Crystal - yes, we can!

Annalisa - I have days like those . . . well, not the housework ones. However, I find the timer useful for keeping the writing going every day.

M Pax - Timers definitely help with re-training our habits . . .and that has me thinking of something . . .

L. Diane Wolfe said...

I could set a timer when I'm writing by hand. I go a little faster then.

Cherie Reich said...

Tyrean, thank you so much for having me on your blog!

A timer is worth the try, Alex!

Seeing the time count down can definitely help a person focus. I find it keeps me from check Facebook too much. LOL! Thanks for stopping by, Madeline!

Thank you, Deborah!

I use my Kindle Fire clock app for a timer. Smartphones and the internet have them too, Heather. :)

Haha! That's a wonderful reason to use a timer, Natalie! I'm not much of a cook, so I haven't had that problem yet.

Crystal, I've used word counts before, but then I was finding I was taking all day to write 1000 words. The timer makes it a little faster. :)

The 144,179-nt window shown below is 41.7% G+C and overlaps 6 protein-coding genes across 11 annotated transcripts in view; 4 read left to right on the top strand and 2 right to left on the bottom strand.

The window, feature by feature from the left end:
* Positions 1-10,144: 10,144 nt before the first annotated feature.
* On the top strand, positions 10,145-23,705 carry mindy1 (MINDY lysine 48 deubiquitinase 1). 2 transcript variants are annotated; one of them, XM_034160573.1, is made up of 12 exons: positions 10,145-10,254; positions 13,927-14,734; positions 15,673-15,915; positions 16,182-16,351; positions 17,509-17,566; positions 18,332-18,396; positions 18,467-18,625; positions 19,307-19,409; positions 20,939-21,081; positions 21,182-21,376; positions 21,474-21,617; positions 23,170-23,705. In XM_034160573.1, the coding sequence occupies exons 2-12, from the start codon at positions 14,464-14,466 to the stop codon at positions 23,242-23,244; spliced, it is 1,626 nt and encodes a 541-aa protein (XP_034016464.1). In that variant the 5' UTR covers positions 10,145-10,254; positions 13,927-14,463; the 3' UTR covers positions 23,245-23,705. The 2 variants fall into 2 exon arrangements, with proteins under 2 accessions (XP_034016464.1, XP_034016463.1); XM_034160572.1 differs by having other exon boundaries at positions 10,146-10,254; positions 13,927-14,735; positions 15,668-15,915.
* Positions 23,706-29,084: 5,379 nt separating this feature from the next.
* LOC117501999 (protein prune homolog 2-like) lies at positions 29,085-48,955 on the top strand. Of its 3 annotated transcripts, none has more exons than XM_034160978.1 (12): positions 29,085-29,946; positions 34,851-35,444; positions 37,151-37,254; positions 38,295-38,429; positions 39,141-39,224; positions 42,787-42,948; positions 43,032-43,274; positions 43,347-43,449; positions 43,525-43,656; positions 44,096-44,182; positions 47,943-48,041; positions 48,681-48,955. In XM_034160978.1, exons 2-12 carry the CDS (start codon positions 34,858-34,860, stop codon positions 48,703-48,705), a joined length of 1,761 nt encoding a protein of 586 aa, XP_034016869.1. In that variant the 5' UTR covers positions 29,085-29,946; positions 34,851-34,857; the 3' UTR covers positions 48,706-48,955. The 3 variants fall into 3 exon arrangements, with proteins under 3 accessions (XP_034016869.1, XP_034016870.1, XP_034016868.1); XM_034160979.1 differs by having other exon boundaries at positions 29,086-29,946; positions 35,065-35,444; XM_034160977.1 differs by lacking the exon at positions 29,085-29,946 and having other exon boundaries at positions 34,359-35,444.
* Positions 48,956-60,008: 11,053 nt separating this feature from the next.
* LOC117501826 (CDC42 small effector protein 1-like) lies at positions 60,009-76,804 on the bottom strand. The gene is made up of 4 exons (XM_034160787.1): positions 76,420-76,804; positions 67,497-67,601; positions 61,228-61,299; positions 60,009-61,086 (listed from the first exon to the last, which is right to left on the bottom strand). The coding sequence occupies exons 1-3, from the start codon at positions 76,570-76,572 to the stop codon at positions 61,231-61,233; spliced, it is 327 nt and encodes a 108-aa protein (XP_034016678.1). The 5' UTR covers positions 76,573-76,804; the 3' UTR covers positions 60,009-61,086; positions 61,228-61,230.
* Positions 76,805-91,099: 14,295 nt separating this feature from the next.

I miss those flurry of writing days, Annalisa. They can be quite thrilling.

I think that's what the timer did most for me, Mary. It created a habit.

A timer would work when writing by hand or dictating too, Diane. I tend to type more, though.

Nick Wilford said...

Wow, sounds like it's definitely had great results for your wordcount! I can see how only giving yourself a set amount of time creates pressure to write, in a nice way. I do try to write a certain amount in an hour, but I haven't used an actual timer.

Cherie Reich said...

The timer definitely creates a good visual reminder that time is ticking down, Nick. :)

Lynda R Young said...

Ok, I'm convinced. Now where did I put that timer?

Tyrean Martinson said...

Diane - I notice that I seem to get so much more done, either writing by hand or by laptop, when I have a timer.

Cherie - Thank you for stopping by!

Nick - it sounds like you write by a longer timer . . .

Lynda - I lost mine, so I use the timer feature of my laptop or the timer on my phone.

Beverly Stowe McClure said...

What a great idea. It might keep me from getting distracted while I'm writing. Thanks.

Christine Rains said...

Cherie amazes me at how much she's accomplished with her timed writing. I want to start doing this myself, and I did a few sprints, but then it was fall break and now I'm editing and well, yeah, I need to practice BICHOK!

Cherie Reich said...

It might be hard to find a timer in the process of moving, Lynda, but there's always one on the computer. :)